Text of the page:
New Maps On the Huntington Archive

John C. Huntington huntington.2 at OSU.EDU
Tue Mar 8 02:21:04 UTC 2011

Dear Friends & Colleagues

The list of maps on the Huntington Archive has grown rather substantially since October!

The four most recent additions are:

1) (Entitled "Minor states during the Kushan Period" and located as the last map in the "Bactro-Gandhara History" section) 
A Numismatically important locator for the Parata (Paradan) Rajas and their state in what is now South-western Pakistan.  It is based on Pankaj Tandon's article, "The Location and Kings of Paradan," forthcoming, Studia Iranica (2011).  My deepest gratitude to Pankaj for sharing the preliminary data me so I could provide the map.  

2) (Entitled "Trade Routes and the Transmission of Buddhism : ca. 250 BCE- 1500 CE" Located in the third row of the "detailed Maps" section) 
A series of three maps of the trans-Asian trade routes both for trade and the spread of Buddhism through Asia with a list of Buddhist pilgrims and teachers who travelled various places. There are three different maps each small with reduced data because there is one for power point, one mid size for direct display on a computer and a large one for detailed examinations that is also suitable for printing in wall map size. The original was made for HH 17th Karmapa for a book on the Karmapa Linage he published. It seemed potentially useful for distribution on the web as well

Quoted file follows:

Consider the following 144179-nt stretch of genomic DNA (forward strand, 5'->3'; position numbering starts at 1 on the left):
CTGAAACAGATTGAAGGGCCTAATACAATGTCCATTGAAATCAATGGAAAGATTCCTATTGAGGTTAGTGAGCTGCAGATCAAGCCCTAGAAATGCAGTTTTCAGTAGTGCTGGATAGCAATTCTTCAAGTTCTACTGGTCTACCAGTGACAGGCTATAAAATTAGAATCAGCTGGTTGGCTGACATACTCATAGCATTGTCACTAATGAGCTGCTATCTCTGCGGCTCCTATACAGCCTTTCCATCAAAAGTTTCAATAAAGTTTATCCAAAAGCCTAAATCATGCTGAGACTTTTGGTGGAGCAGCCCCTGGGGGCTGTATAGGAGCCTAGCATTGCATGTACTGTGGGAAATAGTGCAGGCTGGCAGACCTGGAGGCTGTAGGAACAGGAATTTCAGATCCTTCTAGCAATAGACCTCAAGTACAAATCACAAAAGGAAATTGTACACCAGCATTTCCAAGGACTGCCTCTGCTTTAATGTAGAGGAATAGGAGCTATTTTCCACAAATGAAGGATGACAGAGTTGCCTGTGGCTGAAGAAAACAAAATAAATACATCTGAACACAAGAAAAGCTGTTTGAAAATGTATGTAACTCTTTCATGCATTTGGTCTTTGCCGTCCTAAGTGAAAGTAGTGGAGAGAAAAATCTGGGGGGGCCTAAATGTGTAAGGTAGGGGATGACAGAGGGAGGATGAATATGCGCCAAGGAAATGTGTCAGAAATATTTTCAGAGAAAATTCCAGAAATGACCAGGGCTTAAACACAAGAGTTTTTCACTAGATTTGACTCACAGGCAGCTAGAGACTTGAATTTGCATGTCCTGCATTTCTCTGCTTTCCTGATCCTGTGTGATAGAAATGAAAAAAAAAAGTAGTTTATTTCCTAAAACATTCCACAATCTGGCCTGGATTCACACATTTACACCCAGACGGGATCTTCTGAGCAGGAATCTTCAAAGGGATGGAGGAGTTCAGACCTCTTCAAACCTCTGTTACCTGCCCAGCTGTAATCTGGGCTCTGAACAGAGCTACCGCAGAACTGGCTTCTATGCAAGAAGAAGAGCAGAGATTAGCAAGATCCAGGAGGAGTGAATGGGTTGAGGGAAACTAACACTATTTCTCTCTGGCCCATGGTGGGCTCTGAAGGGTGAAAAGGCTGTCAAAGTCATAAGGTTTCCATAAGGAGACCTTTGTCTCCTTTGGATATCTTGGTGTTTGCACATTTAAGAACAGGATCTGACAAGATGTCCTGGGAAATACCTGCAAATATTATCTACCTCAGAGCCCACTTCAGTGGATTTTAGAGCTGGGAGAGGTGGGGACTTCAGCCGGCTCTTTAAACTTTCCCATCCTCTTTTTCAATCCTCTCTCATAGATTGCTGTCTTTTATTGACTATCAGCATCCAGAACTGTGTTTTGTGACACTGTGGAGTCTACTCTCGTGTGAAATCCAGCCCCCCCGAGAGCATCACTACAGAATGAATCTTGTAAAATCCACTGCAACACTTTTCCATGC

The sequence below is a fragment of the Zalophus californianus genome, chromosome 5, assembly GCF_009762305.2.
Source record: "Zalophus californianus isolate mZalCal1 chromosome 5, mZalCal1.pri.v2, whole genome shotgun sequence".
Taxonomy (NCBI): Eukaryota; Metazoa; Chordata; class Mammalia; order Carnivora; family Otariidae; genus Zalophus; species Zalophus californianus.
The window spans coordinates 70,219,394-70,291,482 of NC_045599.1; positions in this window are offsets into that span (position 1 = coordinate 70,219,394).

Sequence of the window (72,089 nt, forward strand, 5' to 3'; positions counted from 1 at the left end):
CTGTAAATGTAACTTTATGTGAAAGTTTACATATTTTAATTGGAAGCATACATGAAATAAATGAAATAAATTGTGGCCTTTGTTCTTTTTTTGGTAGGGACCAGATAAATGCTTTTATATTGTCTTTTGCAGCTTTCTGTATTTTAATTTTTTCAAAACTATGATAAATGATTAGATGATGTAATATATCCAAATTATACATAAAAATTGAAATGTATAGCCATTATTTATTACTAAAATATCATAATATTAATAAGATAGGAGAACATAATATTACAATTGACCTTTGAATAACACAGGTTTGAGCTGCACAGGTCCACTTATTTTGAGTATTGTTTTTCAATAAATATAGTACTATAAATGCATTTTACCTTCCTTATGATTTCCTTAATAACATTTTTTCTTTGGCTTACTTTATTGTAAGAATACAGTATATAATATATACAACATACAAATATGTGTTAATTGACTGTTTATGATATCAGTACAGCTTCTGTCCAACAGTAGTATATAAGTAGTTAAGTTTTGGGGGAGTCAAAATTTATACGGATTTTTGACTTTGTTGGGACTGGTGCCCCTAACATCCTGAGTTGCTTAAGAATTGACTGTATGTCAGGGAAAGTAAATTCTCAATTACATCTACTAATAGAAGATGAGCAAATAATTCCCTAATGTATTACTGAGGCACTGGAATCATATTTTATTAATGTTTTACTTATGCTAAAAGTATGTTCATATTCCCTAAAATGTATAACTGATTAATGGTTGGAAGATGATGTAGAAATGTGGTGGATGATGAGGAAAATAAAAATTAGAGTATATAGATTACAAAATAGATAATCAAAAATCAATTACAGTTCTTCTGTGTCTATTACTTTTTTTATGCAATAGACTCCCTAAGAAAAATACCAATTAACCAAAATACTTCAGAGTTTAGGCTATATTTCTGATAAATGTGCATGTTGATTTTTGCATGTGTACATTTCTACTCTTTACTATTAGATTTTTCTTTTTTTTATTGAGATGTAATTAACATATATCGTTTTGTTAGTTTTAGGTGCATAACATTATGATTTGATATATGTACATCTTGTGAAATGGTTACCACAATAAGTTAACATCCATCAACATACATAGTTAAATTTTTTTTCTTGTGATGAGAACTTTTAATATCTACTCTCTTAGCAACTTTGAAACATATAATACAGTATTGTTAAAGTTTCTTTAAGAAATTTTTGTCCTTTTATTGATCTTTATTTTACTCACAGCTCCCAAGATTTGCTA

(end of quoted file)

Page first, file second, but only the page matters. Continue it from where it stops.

3) (Entitled "Nepal Trade-routes" and located in the third row of the Detailed maps section) 
A topgraphic map depicting the trade-routes through the Himalaya that were of importance both to the Khasa Mall and the Kingdoms of the Kathmandu Valley  (The small one is way too small—we will fix that soon)

4) (Entitled "The Heart of Tantric Asia" and located in the third row of "Detailed Maps" section)
A full scale map and smaller derivatives of the end papers map from Dina's and my  "Circle of Bliss: Buddhist Meditational Art". It depictsHimalayan Asia from Kashmir in the west to the Yunnan area of China in the east and from  Qinghai in the North to Aurangabad in the south. While it is too detailed for a PowerPoint it can be assigned or downloaded for use.

I am sorry to say I will not be at the maps again until fall or later this year.

Enjoy and I do hope they are useful.

Cheers and Sarvamangalam to all 


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